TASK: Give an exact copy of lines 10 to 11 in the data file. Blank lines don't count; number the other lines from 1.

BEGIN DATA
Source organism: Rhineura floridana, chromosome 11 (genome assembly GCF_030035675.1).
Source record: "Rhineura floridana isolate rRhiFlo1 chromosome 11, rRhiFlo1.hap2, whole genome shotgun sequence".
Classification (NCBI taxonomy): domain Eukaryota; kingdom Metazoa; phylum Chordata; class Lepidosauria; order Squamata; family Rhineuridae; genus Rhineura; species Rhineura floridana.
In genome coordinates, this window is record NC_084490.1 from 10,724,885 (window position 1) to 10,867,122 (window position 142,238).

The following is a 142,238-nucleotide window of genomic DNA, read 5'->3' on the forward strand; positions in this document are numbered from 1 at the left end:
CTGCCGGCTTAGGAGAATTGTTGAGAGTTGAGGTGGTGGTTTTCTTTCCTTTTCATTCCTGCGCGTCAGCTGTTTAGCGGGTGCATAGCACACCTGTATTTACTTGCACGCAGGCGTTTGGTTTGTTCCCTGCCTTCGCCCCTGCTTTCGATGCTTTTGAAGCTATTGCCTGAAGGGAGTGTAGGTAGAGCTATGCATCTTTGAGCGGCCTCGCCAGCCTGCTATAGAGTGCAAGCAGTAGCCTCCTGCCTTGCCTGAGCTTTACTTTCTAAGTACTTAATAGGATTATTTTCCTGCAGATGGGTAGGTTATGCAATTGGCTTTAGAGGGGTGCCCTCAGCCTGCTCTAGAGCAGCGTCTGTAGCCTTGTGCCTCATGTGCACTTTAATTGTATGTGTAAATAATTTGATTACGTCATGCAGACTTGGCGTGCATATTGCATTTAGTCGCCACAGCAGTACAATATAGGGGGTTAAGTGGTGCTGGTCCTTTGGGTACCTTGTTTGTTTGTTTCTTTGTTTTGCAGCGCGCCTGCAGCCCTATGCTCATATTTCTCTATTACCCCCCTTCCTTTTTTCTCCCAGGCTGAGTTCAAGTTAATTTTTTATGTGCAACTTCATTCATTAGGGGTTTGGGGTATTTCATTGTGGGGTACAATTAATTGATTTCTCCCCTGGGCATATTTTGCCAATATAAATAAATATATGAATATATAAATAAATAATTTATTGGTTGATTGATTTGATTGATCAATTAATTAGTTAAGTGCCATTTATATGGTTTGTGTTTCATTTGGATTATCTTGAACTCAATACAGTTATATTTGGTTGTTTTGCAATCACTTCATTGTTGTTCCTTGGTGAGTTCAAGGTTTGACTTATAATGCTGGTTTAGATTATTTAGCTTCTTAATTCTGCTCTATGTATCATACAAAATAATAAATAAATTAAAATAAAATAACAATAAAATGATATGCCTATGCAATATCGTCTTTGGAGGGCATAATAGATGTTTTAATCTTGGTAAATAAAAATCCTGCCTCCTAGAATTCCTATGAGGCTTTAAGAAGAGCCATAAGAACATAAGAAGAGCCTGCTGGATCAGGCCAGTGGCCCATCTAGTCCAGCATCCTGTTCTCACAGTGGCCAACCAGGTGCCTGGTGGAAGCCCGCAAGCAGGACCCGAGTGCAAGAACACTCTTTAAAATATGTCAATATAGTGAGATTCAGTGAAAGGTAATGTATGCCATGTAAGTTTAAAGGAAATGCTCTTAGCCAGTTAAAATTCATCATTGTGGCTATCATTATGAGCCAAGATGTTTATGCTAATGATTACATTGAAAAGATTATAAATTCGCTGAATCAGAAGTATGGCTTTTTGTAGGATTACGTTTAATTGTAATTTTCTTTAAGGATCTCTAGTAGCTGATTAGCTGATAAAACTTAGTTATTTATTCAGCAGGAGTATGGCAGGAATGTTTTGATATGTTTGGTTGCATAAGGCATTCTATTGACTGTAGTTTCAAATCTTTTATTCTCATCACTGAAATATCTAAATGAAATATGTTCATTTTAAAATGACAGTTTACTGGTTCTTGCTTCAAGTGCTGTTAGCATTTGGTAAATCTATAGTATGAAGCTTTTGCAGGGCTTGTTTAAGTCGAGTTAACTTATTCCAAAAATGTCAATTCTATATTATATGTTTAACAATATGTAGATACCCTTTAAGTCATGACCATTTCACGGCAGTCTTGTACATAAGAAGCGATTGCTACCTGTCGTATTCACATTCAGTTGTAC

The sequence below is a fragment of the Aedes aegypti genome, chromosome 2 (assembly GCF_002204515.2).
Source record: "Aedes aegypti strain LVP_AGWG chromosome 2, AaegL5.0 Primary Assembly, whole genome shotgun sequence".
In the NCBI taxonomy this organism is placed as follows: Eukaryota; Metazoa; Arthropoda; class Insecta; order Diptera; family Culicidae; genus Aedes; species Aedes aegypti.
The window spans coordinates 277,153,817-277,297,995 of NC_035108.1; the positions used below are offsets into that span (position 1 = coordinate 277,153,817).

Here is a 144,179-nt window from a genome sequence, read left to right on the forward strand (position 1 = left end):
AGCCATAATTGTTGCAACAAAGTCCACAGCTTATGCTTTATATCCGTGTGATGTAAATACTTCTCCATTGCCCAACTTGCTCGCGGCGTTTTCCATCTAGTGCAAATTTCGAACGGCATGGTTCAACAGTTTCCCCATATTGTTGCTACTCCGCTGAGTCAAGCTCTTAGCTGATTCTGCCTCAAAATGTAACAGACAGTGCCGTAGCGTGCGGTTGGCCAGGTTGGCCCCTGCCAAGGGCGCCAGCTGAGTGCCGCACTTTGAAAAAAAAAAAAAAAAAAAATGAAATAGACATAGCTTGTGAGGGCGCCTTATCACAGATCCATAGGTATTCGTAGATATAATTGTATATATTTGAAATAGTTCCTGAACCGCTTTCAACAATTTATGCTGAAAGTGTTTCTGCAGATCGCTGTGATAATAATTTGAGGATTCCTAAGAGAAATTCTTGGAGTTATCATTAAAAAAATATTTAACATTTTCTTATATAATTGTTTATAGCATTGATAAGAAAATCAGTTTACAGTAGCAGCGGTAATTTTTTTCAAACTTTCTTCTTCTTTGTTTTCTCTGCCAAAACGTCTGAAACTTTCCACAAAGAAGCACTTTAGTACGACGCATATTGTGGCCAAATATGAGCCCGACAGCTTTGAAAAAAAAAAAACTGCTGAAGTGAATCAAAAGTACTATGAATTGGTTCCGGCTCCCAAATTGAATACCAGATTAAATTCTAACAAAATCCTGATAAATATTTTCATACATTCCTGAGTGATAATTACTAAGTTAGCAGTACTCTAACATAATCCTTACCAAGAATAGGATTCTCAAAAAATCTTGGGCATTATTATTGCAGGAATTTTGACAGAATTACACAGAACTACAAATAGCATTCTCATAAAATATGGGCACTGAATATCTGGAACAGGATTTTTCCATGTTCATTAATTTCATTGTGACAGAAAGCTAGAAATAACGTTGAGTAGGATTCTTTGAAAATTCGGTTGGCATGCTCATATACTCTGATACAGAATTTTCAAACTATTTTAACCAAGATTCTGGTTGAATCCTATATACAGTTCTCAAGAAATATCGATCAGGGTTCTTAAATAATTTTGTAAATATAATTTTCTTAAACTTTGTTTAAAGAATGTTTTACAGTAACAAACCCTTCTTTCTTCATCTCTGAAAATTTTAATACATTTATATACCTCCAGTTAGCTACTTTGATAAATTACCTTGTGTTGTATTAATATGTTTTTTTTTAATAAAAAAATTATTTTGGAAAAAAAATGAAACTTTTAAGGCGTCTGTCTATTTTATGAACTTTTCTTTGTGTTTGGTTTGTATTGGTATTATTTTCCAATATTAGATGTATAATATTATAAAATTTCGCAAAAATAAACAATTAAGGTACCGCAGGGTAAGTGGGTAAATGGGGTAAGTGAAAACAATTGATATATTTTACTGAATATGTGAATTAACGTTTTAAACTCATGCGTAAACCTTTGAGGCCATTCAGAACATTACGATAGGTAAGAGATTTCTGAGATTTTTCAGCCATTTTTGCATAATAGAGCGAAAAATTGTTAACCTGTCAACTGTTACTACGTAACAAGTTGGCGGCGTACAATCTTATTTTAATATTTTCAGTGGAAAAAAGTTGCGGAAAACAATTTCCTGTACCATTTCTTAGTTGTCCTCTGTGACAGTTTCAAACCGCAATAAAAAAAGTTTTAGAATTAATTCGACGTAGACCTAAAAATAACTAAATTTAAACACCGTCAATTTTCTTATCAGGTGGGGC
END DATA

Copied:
The window spans coordinates 277,153,817-277,297,995 of NC_035108.1; the positions used below are offsets into that span (position 1 = coordinate 277,153,817).

Here is a 144,179-nt window from a genome sequence, read left to right on the forward strand (position 1 = left end):